High-tech NMAAHC: what a museum codesigned by Google looks like

High-tech NMAAHC: what a museum codesigned by Google looks like

September 29, 2016 by Andrea Goulet
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Last weekend, a new museum was officially added to the Smithsonian. The National Museum of African American History and Culture documents African American has a collection of more than 36,000 artifacts that document the life, history, culture and stories of African Americans. It also has gotten Google’s help to become the most technologically advanced museum in the world – and a $1 million grant as part of Google’s work on racial and social justice issues.

Thanks to a team of Google engineers working on various products from Maps to YouTube and members of the Google Cultural Institute, the NMAAHC offers an experience that focuses on user interaction and showcases much more objects than what actually fits within the galleries.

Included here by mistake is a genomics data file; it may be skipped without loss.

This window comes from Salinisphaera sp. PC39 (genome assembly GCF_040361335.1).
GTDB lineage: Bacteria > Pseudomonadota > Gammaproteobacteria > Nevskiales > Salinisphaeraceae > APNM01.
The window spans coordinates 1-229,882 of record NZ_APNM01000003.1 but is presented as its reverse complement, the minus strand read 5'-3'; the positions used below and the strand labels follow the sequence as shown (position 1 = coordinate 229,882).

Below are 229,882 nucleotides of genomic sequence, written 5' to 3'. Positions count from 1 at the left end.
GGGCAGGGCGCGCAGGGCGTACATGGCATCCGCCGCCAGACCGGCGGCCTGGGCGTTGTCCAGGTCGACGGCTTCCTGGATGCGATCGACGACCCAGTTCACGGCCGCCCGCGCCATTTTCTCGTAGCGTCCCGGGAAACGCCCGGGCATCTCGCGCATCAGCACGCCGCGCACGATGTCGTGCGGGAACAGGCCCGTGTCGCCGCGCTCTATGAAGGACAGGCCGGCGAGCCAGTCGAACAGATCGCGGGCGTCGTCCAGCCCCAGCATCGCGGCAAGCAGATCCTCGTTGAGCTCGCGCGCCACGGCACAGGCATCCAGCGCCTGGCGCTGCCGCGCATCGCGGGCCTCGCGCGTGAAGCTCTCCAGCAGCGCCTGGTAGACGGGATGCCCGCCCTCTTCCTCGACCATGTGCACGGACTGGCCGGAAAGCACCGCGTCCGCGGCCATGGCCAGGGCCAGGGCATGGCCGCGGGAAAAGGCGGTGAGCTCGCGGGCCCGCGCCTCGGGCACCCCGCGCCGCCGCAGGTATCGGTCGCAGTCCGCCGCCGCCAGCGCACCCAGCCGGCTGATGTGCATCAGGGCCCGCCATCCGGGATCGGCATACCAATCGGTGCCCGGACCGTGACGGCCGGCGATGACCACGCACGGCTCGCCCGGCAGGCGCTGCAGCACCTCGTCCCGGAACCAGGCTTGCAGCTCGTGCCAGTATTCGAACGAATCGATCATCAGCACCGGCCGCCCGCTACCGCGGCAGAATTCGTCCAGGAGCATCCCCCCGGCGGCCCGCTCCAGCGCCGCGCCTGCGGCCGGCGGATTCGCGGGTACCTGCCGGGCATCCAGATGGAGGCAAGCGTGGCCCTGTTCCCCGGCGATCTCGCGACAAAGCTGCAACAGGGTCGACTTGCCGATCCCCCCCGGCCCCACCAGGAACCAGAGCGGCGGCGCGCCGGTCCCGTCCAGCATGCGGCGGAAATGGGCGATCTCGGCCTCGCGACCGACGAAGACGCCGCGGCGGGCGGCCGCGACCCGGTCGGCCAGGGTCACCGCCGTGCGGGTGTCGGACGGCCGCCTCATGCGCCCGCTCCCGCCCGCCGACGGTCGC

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When asked to work on the museum, Google engineers started looking for a way to enrich the museum experience for the years to come through devices and systems that could be easily managed by the museum staff themselves by swapping out content according to exhibitions.

Visitors will be able to explore the collections through 360 video, multiple screens and touchscreens that can be controlled via mobile devices, to rotate an object and see it from all angles thanks to 3D scans. So they can really be part of the museum and share their story, the NMAAHC even includes video recording booths which content is later curated and shown in the galleries. The exhibition is also completed by an online experience, with trails that are important for African American History being included into Google Expeditions.
The NMAAHC probably is the very first museum that has been codesigned by museum experts and a major tech company, but Google has been working with museums for years on projects like History Gallery of the Palace of Versailles, thanks to which 11 new rooms were open to visitors in 2012.